Jim reaches his half century - the 50th Orson's Oracle
I don’t want to sound like Victor Meldrew but I don’t believe it! We’d travelled halfway round the world and taken several internal flights around New Zealand and it had all gone like clockwork. We get back exhausted to King’s Cross and the overhead lines are down in the Hitchin area, arriving back in Cambridge two hours later than we should have.
I went to the very south of NZ’s South Island on one of the internal flights, meeting a farmer with exceptionally high wheat yields but only average yields of oilseed rape. Rape has only been grown there over recent years to supply a bio-diesel plant. The plant is only used to crush oilseeds.
The discrepancy between wheat yields and oilseed rape yields in different countries is intriguing. The poorer the wheat yields, seemingly the higher the relative yield of oilseed rape. I became aware of this issue when I visited Eastern Europe a few years ago.
In Poland, between 2006 and 2010, the average oilseed rape yield was only 29% lower than that of wheat, with wheat averaging less than 4 t/ha. In the UK and Ireland, we have high average wheat yields with rape yielding around 60% lower. In Germany, wheat yields are not as high as here, averaging 7.5 t/ha, and rape yields are about 50% lower. In the more extreme climates of Canada and Australia, rape yields are only around 30% lower than those of wheat.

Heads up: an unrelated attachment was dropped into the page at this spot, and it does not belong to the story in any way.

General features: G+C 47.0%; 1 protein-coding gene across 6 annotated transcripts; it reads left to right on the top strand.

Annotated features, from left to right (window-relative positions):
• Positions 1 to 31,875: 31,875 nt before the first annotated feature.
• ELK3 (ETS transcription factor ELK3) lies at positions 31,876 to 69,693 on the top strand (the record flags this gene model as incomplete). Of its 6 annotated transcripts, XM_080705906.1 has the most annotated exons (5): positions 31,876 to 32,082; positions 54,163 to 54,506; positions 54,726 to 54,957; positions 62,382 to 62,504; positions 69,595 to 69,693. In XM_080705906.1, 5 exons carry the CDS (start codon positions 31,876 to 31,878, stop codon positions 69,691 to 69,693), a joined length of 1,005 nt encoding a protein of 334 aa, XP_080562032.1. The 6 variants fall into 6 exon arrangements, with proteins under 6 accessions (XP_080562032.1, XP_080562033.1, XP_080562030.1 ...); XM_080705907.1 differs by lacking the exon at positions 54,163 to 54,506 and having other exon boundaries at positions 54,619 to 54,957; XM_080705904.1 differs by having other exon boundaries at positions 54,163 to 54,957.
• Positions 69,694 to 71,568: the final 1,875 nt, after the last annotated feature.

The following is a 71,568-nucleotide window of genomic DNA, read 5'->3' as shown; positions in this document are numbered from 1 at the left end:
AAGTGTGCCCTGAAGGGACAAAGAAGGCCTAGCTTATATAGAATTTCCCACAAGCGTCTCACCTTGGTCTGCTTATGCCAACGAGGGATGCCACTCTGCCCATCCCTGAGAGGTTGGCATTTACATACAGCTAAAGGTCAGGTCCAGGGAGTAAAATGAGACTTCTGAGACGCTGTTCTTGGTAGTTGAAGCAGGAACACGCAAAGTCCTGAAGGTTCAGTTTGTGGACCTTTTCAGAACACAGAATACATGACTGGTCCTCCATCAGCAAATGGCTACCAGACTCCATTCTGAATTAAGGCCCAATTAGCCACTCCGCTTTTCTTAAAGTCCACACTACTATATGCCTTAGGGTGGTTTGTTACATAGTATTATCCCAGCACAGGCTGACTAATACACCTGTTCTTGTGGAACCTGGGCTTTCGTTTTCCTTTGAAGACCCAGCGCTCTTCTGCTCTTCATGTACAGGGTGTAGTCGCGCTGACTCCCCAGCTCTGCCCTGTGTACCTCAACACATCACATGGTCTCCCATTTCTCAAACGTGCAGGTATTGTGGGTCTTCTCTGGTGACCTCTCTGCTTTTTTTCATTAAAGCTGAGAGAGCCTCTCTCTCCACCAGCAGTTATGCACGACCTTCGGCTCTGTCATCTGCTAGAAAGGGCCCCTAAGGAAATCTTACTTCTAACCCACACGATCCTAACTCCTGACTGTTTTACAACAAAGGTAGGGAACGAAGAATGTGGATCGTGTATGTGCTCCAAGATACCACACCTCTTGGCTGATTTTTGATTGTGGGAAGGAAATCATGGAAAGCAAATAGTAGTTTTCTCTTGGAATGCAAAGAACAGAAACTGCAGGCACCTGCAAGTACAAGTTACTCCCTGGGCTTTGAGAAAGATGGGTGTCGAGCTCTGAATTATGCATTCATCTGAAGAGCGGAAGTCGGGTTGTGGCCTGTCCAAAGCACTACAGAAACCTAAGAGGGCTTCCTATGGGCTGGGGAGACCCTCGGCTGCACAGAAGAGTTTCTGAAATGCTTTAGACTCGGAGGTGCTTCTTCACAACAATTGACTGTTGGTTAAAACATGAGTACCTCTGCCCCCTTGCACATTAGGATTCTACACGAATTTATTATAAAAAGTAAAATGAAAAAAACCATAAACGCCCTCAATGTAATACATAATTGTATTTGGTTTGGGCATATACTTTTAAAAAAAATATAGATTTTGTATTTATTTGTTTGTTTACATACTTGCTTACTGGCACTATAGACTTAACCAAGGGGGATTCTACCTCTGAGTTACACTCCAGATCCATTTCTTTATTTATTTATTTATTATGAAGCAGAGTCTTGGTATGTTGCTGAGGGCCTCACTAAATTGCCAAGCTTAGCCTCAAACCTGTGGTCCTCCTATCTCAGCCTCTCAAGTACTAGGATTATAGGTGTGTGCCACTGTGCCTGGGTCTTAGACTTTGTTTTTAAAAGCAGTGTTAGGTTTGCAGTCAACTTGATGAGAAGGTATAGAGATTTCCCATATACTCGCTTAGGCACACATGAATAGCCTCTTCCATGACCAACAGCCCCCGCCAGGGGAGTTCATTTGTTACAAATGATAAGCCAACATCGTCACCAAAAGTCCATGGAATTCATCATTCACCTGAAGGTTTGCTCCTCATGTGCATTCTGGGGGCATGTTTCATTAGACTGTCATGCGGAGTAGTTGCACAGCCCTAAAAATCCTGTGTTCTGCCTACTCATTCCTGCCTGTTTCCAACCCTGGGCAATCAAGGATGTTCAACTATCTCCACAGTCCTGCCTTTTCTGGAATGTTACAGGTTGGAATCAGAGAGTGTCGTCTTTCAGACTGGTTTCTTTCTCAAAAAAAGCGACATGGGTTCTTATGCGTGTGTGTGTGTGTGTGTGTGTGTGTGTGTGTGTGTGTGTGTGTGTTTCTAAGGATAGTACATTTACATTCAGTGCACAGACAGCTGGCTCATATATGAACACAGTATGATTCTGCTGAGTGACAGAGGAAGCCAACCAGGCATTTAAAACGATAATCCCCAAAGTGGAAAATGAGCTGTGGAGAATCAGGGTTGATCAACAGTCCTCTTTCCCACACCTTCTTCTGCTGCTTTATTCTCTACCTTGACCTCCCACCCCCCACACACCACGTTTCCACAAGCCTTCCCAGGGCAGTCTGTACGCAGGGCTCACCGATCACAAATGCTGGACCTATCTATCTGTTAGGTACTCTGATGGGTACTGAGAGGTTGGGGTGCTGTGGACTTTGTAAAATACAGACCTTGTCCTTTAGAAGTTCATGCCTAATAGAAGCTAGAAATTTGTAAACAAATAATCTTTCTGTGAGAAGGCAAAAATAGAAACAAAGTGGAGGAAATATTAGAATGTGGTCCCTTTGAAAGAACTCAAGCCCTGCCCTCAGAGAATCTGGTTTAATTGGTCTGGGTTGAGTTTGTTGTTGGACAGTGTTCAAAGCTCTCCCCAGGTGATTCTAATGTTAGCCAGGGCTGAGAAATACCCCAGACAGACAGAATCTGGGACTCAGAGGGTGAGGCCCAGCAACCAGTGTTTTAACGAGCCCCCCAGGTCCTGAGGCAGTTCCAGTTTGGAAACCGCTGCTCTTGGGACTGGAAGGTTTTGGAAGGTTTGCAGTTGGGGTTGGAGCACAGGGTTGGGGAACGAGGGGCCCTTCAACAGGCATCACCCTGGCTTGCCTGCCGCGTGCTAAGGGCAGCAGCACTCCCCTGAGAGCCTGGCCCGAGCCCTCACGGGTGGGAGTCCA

I’m not going to pretend to know all the reasons for this. However, lower wheat yields are often because of drought and/or heat during grain fill. Oilseed rape is earlier maturing and its key yield determining growth stages are earlier in the summer when it is likely to be less hot and dry. I recognise that this is rather simplistic and there could be other explanations.
Whilst flying around New Zealand, I was rather horrified to see the amount of land devoted to so-called lifestyle plots. These comprise a few acres and a very nice modern house. The land is used for horses or trees and does not seem to contribute much to food production. The local farmers are generally against lifestyle plots, unless, of course, they get planning permission for them. I agree that they’re difficult to justify at a time when there is concern over future food supplies.
However, this issue is not confined to New Zealand. Our Peterborough Council wants to cover 99 acres of prime fenland with solar panels. Gone are the days when the Soil Survey graded land ostensibly to ensure that the best land is not used for development. I’d better sign off before the Victor Meldrew part of me comes to the fore.